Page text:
An enterprising French couple, Louis and Antoinette Thuillier, established a business taking portrait photos. They took the photos in their stables and turned them into postcards so the soldiers could send them home, and maintain a fragile link with family and loved ones back home in Australia.
“Enough of war, we are now resting in a peaceful little village and it is lovely to lay in the sweet grass under the apple trees and forget the trials of war and think of home sweet home. Bill, Ern and myself had our photos taken today and I will send you one when I get them.” – Horace Arnold Parton, 5th Battalion, 1916
The negatives of these photos were discovered years later in the attic of a dilapidated farmhouse by a relative of the photographers, who generously donated many of them to the Australian War Memorial. There were over 4,000 pictorial records of soldiers on leave, tired and battle weary but having fun with their mates. AWM World War I expert, Peter Burness, says that two-thirds of these men would go on to be killed or wounded. “The losses were appalling. In all likelihood these images are the last photographs taken of many of these young men before they died.”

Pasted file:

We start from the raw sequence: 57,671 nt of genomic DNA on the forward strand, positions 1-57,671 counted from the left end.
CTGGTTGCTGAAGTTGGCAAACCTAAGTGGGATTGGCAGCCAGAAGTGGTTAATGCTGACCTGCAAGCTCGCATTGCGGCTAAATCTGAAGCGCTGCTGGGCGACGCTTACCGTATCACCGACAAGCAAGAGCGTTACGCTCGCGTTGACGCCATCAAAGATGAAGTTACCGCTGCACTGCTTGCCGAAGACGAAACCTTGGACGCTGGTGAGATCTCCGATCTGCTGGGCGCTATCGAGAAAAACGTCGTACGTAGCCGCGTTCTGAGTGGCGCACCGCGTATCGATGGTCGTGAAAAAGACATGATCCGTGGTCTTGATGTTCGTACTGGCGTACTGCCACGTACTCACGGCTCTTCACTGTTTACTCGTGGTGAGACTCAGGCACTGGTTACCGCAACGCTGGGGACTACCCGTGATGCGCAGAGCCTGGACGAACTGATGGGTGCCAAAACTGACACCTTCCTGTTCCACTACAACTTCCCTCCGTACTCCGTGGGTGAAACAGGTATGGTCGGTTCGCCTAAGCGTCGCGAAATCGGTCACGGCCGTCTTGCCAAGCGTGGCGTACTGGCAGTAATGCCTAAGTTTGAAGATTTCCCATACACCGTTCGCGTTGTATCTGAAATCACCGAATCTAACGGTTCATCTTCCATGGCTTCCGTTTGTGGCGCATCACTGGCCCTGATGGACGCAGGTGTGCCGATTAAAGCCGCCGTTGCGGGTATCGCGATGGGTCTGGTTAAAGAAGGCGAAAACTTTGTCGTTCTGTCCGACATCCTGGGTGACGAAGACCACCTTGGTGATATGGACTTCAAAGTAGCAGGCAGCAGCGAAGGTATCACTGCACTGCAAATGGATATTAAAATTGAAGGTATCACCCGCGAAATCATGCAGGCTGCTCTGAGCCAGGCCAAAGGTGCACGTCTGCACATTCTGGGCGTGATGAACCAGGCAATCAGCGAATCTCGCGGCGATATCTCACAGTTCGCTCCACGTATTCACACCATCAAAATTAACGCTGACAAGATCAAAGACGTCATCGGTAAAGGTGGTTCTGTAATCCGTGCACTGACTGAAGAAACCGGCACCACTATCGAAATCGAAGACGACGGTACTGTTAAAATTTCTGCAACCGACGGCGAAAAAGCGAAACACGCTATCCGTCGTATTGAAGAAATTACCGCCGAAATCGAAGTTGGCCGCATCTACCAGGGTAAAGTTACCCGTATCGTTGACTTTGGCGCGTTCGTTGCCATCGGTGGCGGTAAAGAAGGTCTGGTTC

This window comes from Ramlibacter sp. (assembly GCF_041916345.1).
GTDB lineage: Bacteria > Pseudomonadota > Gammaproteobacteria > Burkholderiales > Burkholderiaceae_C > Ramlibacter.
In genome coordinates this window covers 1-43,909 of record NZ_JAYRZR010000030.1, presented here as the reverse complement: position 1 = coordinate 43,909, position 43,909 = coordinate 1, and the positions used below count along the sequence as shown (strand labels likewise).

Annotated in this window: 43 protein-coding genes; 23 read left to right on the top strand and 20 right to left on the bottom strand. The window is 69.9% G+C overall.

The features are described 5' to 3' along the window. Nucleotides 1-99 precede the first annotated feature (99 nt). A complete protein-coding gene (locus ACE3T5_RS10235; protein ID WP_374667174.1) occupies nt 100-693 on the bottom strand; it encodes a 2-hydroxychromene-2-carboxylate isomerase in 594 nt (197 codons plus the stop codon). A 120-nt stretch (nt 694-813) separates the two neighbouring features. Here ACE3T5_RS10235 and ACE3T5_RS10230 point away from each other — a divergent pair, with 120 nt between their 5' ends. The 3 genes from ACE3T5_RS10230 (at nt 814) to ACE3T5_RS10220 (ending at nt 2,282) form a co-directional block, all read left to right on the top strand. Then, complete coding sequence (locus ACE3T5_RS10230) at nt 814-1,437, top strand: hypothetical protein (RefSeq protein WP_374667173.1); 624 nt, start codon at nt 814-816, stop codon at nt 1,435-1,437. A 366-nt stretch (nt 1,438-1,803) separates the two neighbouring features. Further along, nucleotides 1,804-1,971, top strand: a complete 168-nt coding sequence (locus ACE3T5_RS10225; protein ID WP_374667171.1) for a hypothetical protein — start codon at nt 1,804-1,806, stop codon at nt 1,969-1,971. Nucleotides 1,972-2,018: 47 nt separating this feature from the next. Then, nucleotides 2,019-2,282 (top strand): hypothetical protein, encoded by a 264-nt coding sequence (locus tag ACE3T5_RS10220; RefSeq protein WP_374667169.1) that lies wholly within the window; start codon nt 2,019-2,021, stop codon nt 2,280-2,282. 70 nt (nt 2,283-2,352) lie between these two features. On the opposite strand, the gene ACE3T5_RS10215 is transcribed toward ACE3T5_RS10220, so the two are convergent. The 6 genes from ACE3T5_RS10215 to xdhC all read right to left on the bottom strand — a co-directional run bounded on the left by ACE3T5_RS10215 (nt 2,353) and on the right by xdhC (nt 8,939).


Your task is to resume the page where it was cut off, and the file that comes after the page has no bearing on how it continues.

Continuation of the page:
“By Jove! Australians! Those clean-shaven, sun-tanned, dust-covered men, who had come out of the hell of the Dardanelles and the burning drought of the Egyptian sands, looked wonderfully fresh in France. Youth, keen as steel, with a flash in the eyes, with an utter carelessness of any peril ahead, came riding down the street.” – Peter Gibbs, British War Correspondent, 1916
Members of a television news programme reprinted these pictures in a dark room, using traditional techniques on fibre-based paper. They saw the soldiers emerge from the darkness, and cleaned and silvered the images with selenium toning to create the silver gelatine photographs. This exhibition features 74 of these prints and 800 digital negatives, fleshed out with written diaries and letters as part of the museum’s collection. Many excerpts are from letters written to sisters, mums or sweethearts, asking for photo-mementos and news from home. It’s noticeable and slightly sad that there are so few letters written to dads.

Although the photographers did not record the names of these men, several researches have attempted to identify them through their uniforms. Other clues to their identity can be found in their epaulettes, colour patches, badges, rank insignia on uniforms, medal bars, ribbons and wound stripes worn on uniforms, and any kit or equipment they may be carrying. In many cases the battalion is known, as men for a battalion posed together, even though they knew their battalion would be disbanded.

British censorship on the Western Front meant that few such informal photographs exist outside the official record. Australia did not have its own official war photographer until 1917 and soldiers were not able (as they ewer in the Gallipoli campaign in the Dardanelles) to sneak their personal cameras into the war zone. The Thuillier collection fills a hole in the historical record. It covers many of the significant aspects of Australian involvement on the Western Front, from military life to the friendships and bonds formed between the soldiers and civilians.